1 Chronicles 18:9-10

Now when [h]Tou king of Hamath heard that David had [i]defeated all the army of Hadadezer king of Zobah, 10 he sent [j]Hadoram his son to King David to [k]greet him and to bless him, because he had fought against Hadadezer and had [l]defeated him; for Hadadezer had been at war with Tou. And Hadoram brought all kinds of articles of gold and silver and bronze.


I have been on a reading plan to read the entire Bible in less than a year.  It’s been awesome!  Everyday I read around 4 chapters of the Old Testament and 1 chapter of the New Testament.  I am up to 1 Chronicles and Acts.  I don’t spend a lot of time “studying”.  I read with a pen in my and an a cheap little NASB thin line Bible.  As I read, I write a phrase or little 1 or 2 word notes in the (non-existent) margins.  My goal is to just be open to new connections and insights as I go.

So as I was reading along I hit these verses.

And what immediately came to mind was the phrase, “The enemy of my enemy is my friend.”

So I looked it up and you can read about the origins here.. https://en.wikipedia.org/wiki/The_enemy_of_my_enemy_is_my_friend

Basically that saying is an ancient proverb attributed to the Arabs.  Makes perfect sense that we would see a prime example of it here in the Bible.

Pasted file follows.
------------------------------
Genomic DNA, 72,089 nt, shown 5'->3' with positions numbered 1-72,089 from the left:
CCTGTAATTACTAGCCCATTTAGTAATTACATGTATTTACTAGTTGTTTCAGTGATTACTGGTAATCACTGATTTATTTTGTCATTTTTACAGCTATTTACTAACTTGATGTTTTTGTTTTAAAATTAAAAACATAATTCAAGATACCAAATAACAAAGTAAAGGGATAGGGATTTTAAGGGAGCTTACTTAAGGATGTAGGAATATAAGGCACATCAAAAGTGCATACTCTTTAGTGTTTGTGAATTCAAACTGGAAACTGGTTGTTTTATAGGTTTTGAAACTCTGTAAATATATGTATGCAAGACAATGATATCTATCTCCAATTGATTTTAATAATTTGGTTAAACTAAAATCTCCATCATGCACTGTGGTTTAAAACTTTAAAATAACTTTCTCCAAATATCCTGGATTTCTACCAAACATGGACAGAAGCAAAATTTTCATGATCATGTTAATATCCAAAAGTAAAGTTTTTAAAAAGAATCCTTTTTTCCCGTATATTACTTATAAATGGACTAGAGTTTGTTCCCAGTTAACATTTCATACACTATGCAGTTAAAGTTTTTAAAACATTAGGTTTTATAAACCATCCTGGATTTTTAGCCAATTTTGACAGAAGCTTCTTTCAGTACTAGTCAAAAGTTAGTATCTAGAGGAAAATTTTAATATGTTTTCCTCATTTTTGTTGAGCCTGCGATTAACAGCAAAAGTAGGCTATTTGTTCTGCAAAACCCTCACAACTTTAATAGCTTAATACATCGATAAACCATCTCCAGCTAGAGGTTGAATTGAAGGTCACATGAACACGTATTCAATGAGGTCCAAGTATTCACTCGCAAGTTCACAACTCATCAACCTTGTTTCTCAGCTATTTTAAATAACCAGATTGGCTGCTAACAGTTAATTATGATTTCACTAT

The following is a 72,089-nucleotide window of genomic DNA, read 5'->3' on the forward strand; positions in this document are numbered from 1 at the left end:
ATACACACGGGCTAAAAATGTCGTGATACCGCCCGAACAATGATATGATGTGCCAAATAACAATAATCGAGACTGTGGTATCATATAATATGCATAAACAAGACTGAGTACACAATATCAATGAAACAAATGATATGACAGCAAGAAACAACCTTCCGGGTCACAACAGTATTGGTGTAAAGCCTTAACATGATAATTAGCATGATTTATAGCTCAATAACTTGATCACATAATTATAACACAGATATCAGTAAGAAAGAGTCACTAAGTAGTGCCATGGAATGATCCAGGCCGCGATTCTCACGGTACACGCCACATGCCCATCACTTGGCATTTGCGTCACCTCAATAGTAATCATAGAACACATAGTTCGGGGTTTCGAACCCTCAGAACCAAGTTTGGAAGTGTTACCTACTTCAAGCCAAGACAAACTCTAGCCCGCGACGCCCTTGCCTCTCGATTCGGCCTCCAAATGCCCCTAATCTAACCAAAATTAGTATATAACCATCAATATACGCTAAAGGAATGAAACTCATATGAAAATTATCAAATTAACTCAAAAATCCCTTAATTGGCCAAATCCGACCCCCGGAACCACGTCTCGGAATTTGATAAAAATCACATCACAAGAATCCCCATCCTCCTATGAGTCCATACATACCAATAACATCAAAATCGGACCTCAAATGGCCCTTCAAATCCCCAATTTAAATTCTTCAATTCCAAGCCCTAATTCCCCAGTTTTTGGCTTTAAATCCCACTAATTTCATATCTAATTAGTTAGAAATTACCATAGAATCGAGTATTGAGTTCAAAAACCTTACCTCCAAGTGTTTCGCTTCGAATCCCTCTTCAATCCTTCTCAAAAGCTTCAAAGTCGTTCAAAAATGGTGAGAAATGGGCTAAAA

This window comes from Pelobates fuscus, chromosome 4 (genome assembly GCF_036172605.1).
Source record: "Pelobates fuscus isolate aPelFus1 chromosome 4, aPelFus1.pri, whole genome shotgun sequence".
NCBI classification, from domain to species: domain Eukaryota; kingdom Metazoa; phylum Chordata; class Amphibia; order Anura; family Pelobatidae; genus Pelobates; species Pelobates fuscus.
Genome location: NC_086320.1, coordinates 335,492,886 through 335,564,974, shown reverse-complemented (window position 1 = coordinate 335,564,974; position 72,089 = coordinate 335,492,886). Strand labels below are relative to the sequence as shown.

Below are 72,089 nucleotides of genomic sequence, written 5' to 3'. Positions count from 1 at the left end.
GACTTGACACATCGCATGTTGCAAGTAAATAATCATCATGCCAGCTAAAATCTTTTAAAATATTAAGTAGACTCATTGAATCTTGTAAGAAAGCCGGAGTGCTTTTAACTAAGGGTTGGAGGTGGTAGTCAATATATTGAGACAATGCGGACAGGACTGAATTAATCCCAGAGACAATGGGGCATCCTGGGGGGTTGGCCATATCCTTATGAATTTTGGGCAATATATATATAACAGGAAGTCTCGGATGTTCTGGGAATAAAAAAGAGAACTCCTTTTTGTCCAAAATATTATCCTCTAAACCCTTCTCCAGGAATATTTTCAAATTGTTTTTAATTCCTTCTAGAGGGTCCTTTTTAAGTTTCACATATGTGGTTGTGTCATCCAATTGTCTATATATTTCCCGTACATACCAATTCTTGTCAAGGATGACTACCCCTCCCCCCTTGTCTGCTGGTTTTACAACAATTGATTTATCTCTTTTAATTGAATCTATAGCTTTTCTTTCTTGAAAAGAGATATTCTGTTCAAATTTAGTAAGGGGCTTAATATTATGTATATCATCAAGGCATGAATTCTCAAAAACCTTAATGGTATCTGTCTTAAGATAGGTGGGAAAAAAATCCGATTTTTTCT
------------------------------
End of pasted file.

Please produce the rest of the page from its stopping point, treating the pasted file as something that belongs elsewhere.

We are a bit removed from this proverb in our modern lives as most of us don’t go around with known enemies that are trying to kill us (at least not on a personal level).  But back in Bible times, enemies had names and faces and they very much were after blood.  It’s hard for me to imagine all the enemies King David faced and defeated on a daily, monthly, and yearly basis, but he spent most of his life conquering one enemy after another.  No wonder a lot of the Psalms were focused on pleading with God to strike down his enemies or to save him.  The guy had a hard time catching his breath between wars.  I can’t help but think it must have made him a little crazy.  If not for his tight relationship with God, he could have been completely insane.

I look at our soldiers that come home with PTSD..and I wonder if this is a new thing or if the men back in King David’s time experienced it too?  A question for another time…


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